Aside from that, the book’s plot is fairly decent. Allie’s dealing with lingering possession by her father’s ghost, who is trying to influence her from beyond the grave; a magic-fueled monster called a Necromorph is running around the city causing trouble; and a Hound named Tomi (who was singled out at the end of the last book as a potential future antagonist by demonstrating irrational jealousy and unwarranted hostility towards Allie) seems to have gotten herself involved in some bad business. And also there’s a gargoyle, for some reason. I hope future books contain an explanation for what specifically is going on with it, actually, because it currently doesn’t seem to make much sense. It just comes out of nowhere according to the demands of the plot; a Gargoyle Ex Machina, if you will. Kinda sloppy writing, to be honest. But since this book did start being more generous with explanations about magic, I shall give it the benefit of the doubt and assume that later revelations will result in it making perfect sense in context. I know, I’m just a big ole pushover, and I’m giving this series more credit than it probably deserves. Whatever.

Final Rating: 3/5

The Black Sun’s Daughter #3: Vicious Grace

Here comes Jayné, you know she’s sporting a chain. Same hair revolution, same build evolution… whatever that means. Um, how about… mirror image see no damage, see no evil at all. Those lyrics sound like they could be somewhat apropos, right? Well, in any case, let’s call upon angels and ministers of grace to preserve us with Vicious Grace, by M.L.N. Hanover.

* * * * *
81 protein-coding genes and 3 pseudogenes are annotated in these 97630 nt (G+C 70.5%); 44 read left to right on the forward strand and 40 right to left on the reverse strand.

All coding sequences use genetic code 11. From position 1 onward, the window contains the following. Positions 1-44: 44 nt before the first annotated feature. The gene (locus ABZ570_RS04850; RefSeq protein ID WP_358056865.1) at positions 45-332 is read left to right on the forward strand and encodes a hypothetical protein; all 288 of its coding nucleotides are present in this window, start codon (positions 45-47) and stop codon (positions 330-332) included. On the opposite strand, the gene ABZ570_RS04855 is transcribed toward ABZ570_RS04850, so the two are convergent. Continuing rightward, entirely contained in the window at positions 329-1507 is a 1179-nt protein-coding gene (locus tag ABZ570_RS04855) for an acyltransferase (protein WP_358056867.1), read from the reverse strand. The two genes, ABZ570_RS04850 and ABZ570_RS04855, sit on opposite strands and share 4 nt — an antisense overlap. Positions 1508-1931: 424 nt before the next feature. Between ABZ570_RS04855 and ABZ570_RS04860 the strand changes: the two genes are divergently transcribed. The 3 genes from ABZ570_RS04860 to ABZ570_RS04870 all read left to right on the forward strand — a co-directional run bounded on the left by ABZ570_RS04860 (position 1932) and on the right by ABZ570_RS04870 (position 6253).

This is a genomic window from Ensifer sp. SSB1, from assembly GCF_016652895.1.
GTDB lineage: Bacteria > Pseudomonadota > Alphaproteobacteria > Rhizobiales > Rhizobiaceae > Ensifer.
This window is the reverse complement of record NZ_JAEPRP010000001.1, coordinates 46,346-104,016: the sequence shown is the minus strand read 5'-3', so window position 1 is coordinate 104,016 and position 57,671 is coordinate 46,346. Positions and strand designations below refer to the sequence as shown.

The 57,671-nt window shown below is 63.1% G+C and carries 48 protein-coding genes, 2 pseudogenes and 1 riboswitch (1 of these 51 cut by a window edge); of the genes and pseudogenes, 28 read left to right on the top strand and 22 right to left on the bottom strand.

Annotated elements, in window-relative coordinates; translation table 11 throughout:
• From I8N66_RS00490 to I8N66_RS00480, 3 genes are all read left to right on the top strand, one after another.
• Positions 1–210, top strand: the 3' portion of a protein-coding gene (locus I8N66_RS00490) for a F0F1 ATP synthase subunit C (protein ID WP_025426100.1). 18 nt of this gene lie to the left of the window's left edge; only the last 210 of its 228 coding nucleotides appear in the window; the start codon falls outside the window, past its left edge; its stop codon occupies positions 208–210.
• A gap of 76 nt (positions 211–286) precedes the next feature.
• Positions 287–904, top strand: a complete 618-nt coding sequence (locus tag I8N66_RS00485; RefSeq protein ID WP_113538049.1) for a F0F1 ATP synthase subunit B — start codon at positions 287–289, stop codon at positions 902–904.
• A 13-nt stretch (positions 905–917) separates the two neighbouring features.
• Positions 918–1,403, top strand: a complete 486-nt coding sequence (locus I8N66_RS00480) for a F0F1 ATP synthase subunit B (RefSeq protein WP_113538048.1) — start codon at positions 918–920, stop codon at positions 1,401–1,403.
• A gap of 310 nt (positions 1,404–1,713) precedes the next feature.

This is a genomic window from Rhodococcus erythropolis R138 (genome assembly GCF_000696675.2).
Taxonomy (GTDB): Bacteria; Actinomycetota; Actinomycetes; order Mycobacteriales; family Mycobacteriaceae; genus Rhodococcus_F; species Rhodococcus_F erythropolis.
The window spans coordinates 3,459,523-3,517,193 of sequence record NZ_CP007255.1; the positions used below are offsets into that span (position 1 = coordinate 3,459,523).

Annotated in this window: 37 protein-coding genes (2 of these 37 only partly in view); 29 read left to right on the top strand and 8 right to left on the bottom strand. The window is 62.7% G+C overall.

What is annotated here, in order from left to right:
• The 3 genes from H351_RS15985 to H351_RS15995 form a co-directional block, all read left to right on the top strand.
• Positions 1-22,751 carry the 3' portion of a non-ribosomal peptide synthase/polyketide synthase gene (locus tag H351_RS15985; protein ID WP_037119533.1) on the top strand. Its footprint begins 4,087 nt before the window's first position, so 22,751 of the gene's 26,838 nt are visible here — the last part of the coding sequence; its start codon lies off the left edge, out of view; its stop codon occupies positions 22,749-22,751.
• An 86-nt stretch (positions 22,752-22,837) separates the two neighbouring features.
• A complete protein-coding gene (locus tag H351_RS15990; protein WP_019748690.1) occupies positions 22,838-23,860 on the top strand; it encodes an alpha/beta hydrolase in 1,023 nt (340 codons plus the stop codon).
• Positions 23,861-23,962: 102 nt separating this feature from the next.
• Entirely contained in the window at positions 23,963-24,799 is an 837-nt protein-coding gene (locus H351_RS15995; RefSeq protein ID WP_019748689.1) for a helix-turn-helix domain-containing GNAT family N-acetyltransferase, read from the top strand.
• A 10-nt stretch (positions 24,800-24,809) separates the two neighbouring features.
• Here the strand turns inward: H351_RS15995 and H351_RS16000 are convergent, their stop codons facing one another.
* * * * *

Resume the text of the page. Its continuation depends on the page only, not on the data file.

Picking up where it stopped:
When you’re staring evil in the eye, don’t forget to watch your back . . .

For the first time in forever, Jayné Heller’s life is making sense. Even if she routinely risks her life to destroy demonic parasites that prey on mortals, she now has friends, colleagues, a trusted lover, and newfound confidence in the mission she inherited from her wealthy, mysterious uncle. Her next job might just rob her of all of them.

At Grace Memorial Hospital in Chicago, something is stirring. Patients are going AWOL and research subjects share the same sinister dreams. Half a century ago, something was buried under Grace in a terrible ritual, and it’s straining to be free. Jayné is primed to take on whatever’s about to be let loose.

Yet the greatest danger now may not be the huge, unseen force lurking below, but the evil that has been hiding in plain sight all along—taking her ever closer to losing her body, her mind, and her soul. . .

Source: Goodreads


The first book of The Black Sun’s Daughter introduced Jayné Heller to the world of magic and riders. The second book mostly just spun its wheels, ending with the status quo the same as in the beginning. But now, with the third book, the time has come to shake things up again. Vicious Grace forces Jayné to confront the dark and terrible aspects of her new life as a rider-hunter, and as a result it’s the best one yet.

A classic part of the hero’s journey is the protagonist finally stepping out of their mentor’s shadow. Typically, this involves the mentor either dying or turning out to have been secretly evil. Well, Eric Heller’s already dead, so that only leaves one option. Previous book have already hinted that, despite Jayné’s idolization of Eric, he was actually very morally ambiguous in his deeds: plotting an assassination, cutting deals with riders, and having an affair. Now, with the revelation that Eric mind-controlled and raped Kim as part of his plan to uncover the location of the Beast Rahab so he could make a likely-sinister bargain with it, Jayné is finally forced to see just how ruthless and sociopathic her uncle really was. It’s her first step out of his footprints and towards forging her own path.